Slang, Euphemisms, and Terms of the 1700 and 1800s – Letters E and F

The following historical slang, euphemisms, and terms for the letter e and f are primarily taken from Francis Grose’s Classical Dictionary of the Vulgar Tongue published in 1811. Here they are:

A grave was also called an EARTH BATH.

ENGLISH RIDING COATS or ENGLISH FROCK COATS were terms used by the French to refer to a condom.

If you were a drunken, red-faced man, you might be called an ENSIGN BEARER.

A woman’s private parts were also known as EVE’S CUSTOM HOME.

One historical slang term is related to the type of robbers that lurked around hen houses and people who listened in on private conversations. Both were known to be an EVES DROPPER.

EXQUISITES, another name for DANDIES, were considered more effeminate and refined than the dandy, but also described by one nineteenth century writer as “a conglomeration of lanky legs, hairy heads and creamy countenances.”[1] The word in this context first appeared in 1812 and experienced a meteoric rise in use, peaking in 1852. In comparison, the word Dandy became popular one or two years later and experienced a gentle rise, peaking in 1901.

historical slang - exquisite dandy

Exquisite Dandies, Courtesy of Library of Congress.

A small boy who wiggled through a window to rob a house was known as FAGGER or FIGGER.

If you grew fat over time it was said you had FALLEN AWAY FROM A HORSE LOAD TO A CART LOAD.

Breeches were also known as FARTING CRACKERS.

A rich fellow was called a FAT CULL.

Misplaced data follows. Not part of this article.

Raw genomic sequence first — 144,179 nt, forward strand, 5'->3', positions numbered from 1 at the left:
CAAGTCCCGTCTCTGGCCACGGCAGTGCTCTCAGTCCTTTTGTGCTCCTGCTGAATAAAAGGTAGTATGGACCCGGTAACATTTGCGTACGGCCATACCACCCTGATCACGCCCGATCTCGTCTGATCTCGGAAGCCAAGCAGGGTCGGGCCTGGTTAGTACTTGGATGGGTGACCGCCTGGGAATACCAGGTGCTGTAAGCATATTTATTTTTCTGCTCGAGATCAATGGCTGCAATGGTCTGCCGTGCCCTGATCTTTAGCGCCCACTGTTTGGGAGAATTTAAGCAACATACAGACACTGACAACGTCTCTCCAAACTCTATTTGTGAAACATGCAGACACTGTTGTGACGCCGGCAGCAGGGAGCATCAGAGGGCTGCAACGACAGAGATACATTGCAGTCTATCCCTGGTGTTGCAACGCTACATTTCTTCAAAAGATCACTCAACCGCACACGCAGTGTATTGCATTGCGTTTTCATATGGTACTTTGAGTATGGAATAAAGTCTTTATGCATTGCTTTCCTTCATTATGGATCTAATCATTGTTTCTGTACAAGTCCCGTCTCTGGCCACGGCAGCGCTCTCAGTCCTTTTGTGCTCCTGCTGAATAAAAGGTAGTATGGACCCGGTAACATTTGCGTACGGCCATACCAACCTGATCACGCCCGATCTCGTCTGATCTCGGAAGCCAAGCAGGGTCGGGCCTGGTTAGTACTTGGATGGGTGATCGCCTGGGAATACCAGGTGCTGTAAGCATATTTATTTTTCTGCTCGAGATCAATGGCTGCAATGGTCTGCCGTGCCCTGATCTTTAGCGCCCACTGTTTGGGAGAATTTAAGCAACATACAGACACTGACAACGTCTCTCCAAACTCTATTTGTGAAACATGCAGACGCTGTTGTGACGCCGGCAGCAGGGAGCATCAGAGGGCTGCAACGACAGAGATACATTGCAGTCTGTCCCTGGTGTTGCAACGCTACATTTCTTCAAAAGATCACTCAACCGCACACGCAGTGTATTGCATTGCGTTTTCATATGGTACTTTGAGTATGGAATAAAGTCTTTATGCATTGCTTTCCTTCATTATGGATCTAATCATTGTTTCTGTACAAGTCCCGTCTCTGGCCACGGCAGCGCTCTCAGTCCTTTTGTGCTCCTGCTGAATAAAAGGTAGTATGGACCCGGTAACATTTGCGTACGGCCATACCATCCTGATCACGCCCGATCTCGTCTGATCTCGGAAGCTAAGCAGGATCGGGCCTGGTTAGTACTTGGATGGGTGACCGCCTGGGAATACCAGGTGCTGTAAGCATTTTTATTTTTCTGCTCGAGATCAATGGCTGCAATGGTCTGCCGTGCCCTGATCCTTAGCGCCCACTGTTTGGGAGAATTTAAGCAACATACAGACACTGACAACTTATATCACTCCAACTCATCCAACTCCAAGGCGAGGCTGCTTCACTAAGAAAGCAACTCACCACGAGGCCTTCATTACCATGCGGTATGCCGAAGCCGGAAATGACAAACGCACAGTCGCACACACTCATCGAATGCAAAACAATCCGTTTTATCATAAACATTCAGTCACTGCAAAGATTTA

Tradesmen who purposely sold goods to young heirs at excessive rates and then continually bothered them to pay the debt were known as FERRETS.

FIDDLE FADDLE was a historical slang term that was not a candy-coated popcorn treat but rather trifling discourse that made no sense and during the time of Jane Austen and her fascinating cousin, Eliza de Feuillide, one spinster found the term a perfect way to express her displeasure with men stating:

‘really there is much Care in a Married State & fiddle faddle in most Men’s Tempers that I Esteem myself vastly happier in having nothing to do with ’em.”[2]

A pickpocket was also called a FILE, FILE CLOY, or BUNGNIPPER, and to pickpocket, the FILE relied on two assistants — an ADAM TILER and a BULKER. The BULKER would jostle the intended victim and push him against a wall, so the FILE could pick his pocket and hand the loot off to the ADAM TILER, who would run off.

historical slang - skilled pickpocket

A skilled pickpocket. Public domain.

The term FINGER POST became associated with parsons because although they pointed out the way to heaven for others, they did not follow their own advice.

FIRE PRIGGERS were villains who removed goods at fires under the pretense of helping but in reality were robbers.

FLICKER may mean photo sharing to you, but in earlier times it referred to a drinking glass.

Oatmeal and water boiled to form a jelly or false compliments were known as FLUMMERY because they both said to lack nourishment.

The historical slang word FOGUS meant pipe tobacco.

FREE BOOTERS originated with soldiers who served without pay just for the privilege of plundering the enemy. An example of FREE BOOTERS were those who joined alongside the Spanish army between 1808 and 1814 in a campaign against Napoleon Bonaparte‘s army. These FREE BOOTERS organized themselves into an ad hoc army that then attacked French conveys and encampments with particular ferocity. Later the term became associated with robbers and plunderers.

historical slang - image of Napoleon Bonaparte

Napoleon Bonaparte published in 1814. Courtesy of the British Museum.

People who ran away from their creditors were known to have taken FRENCH LEAVE.

FRENCH LETTERS was a term used by the English to refer to a condom.

FRIGGED meant to masturbate.

Gin was also known as FROG’S WINE.

I had a friend in high school who avoided swearing by constantly saying FUDGE. In the 1700 and 1800s it meant nonsense.

Another interesting historical slang word for a lazy, old, pudgy woman or a donkey was a FUSSOCK.

References:

  • [1] Arthur, Timothy Shay, Arthur’s Home Magazine, Volume 4, 1854, p. 8.
  • [2] Jones, Hazel, Jane Austen and Marriage, 2009, p. 195.

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